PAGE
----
Yesterday was the last MobileMonday Amsterdam, an inspiring bi-monthly event with great speakers and inspiring visitors. I had a lengthy talk with Martijn Rijntjes about entrepreneurship and he introduced me to something I had never heard of: The Lifestyle Entrepreneur.
Startups are the things all the cool kids do, Martijn told me, but he never felt it was the right fit for him. Martijn likes to travel and see the world, not work his ass off, give up his social life, all in favor of his internet startup. He almost felt guilty he had not the same dreams and goals a lot of his friends have. Until he read an article by Corbett Barr about Startup vs Lifestyle Business.
A startup business has the primary responsibility to grow as big and successful as possible, whatever the impact on the lives of the entrepreneurs. Founders of a startup are competing for success, fame and glory, although some of them, including me, are also in it because they really like the process. After hitting the jackpot, a lot of them jump back into the startup life to repeat their success. Once your lucky twice your good, Sarah Lacy wrote and I believe in this statement. Running a startup is a lifestyle.
Martijn on the other hand is a lifestyle entrepreneur running a lifestyle business. The primary responsibility of a lifestyle business is to allow the entrepreneurs to live their lives the way they want it, not the other way around. They became entrepreneurs because it allows them a way of life, a way of freedom, normal employment can’t give them. They have other definitions for success.
A startup’s job is to grow big enough to provide a return to investors. A lifestyle business’s job is to provide a great quality of life to its owners.
Nobody can tell you what type of entrepreneur you are, you have to see it for yourself. There also is no good or right answer.
Corbett gives 37signals as the example of a lifestyle business. They probably could have been many times bigger, VC-funded, all over the news, but 37signals decided to stay relatively small and are in this for the long run, not for the quick money. They are building a sustainable business, not looking for an exit and are living the lives they want.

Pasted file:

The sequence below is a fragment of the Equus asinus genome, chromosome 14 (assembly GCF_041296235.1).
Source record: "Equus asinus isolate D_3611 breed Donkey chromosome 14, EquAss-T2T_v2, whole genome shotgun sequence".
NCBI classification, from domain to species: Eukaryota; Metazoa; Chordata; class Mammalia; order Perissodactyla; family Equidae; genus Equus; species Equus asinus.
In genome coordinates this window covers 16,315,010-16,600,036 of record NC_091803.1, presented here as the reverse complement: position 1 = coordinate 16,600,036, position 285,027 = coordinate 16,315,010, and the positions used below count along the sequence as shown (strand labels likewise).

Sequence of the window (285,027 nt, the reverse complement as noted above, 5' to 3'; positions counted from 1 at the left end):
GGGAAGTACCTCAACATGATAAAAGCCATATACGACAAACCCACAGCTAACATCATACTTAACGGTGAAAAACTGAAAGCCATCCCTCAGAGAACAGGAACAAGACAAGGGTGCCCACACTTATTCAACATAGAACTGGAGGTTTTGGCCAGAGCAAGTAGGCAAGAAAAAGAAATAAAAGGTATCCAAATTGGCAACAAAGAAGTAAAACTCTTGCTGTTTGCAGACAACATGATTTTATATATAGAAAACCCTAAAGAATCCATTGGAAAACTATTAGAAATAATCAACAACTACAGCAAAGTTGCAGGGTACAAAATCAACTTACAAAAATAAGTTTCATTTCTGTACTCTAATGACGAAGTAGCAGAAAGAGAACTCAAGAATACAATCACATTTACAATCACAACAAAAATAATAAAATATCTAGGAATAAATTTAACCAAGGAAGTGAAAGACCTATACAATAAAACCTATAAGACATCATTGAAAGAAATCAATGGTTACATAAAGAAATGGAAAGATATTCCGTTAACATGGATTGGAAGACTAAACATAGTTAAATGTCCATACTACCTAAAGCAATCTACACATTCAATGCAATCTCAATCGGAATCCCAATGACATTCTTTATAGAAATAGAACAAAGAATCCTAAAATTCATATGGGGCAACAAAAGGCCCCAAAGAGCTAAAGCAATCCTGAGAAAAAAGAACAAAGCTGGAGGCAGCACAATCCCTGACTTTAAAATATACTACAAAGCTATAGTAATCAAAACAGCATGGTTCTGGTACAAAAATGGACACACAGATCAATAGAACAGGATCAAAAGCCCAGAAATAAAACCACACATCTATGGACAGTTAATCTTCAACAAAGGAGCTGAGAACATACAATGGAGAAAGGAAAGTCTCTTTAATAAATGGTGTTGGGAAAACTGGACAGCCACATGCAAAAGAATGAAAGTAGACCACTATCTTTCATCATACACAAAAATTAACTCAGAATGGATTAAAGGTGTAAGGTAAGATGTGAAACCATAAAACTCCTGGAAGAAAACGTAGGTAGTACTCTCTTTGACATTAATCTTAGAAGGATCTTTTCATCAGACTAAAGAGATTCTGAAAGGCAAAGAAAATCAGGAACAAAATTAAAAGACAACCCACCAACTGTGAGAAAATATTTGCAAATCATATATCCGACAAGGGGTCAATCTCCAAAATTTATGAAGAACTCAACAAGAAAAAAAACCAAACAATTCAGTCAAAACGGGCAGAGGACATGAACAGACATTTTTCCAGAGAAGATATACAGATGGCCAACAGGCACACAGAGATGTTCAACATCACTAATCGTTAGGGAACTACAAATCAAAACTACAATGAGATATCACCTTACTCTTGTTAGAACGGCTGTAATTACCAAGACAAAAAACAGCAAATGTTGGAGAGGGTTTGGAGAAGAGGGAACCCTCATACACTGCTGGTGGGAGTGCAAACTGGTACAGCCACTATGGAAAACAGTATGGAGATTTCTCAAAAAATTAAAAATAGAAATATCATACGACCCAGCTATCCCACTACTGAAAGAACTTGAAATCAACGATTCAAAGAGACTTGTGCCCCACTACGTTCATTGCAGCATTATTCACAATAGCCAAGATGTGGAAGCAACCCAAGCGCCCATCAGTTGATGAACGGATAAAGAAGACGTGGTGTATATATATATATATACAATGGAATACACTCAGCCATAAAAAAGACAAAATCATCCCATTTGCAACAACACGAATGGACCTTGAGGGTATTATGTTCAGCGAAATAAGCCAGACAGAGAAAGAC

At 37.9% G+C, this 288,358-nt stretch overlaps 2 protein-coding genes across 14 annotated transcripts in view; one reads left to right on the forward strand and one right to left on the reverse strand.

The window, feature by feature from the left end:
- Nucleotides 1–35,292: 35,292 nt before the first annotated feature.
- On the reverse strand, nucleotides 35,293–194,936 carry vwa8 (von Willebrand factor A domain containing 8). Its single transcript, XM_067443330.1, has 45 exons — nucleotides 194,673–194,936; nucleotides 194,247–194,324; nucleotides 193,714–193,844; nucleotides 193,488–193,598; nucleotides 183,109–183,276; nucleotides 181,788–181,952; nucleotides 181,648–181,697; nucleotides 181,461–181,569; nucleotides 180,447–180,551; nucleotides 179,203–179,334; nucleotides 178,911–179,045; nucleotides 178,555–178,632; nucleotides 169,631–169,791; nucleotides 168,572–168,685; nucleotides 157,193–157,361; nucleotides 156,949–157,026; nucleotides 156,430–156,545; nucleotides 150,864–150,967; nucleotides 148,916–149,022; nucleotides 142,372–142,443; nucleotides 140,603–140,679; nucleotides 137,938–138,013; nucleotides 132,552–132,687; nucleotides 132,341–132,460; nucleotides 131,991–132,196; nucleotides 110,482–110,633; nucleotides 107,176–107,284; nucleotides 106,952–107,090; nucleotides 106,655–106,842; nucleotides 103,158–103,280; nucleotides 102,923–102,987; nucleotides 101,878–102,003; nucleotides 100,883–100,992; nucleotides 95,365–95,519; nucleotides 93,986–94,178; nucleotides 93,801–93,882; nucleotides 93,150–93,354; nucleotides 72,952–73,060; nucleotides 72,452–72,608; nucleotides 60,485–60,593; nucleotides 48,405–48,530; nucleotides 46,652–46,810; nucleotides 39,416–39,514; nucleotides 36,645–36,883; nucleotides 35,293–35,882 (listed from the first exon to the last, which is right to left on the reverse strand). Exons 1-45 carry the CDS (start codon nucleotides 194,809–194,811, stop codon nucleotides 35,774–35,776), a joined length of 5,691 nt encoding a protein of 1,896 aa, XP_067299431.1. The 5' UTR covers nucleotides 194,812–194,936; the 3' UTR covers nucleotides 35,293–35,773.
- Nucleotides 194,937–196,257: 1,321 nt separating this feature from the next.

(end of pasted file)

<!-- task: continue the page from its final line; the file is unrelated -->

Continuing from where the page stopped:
David Heinemeier Hansson already told it in the famous interview with Jason Calacanis. He rants about taking someone else’s money and just burn it on too many staff, too many computers and bad choices. “I’m doing 37signals for the next 20 years. I found what I want to do with my life.”. The gap between 2 million and 10 million in the bank, he continues, is so much smaller than the gap between $15,000 and 1 million dollar. The big jump already happened at that point. “How much better will my life be if I owned a private jet, versus having a job I really care about, a company I really care about? I’d much rather have that”, David says.
I do not exactly know what kind of entrepreneur I am. I’m not the guy chasing the quick money, but I am willing to sell for the right amount of money, as I proved in 2007, to start a new adventure. Although I’m in it for the long run, I am thinking what’s best for the company, not what’s best for me. I have had my omens of a beginning burnout and I think I have lost some friends along the way. But this is what makes me happy. And with happy I mean really, really happy. I think it is all worth it.
Martijn doesn’t on the other hand and I envy him for that. I think it’s beautiful how he can live his life with a certain freedom I can’t. After I sold Sugababes I took a sabbatical of a year and what did I do? I didn’t travel the world, emptied my bucket list. No, I started new services and helped people out for I-owe-you’s instead of money. And I loved it!
It is beautiful to see how Martijn and I probably envy each other for the life the other one is living. Both entrepreneurs for life, but with completely different goals.
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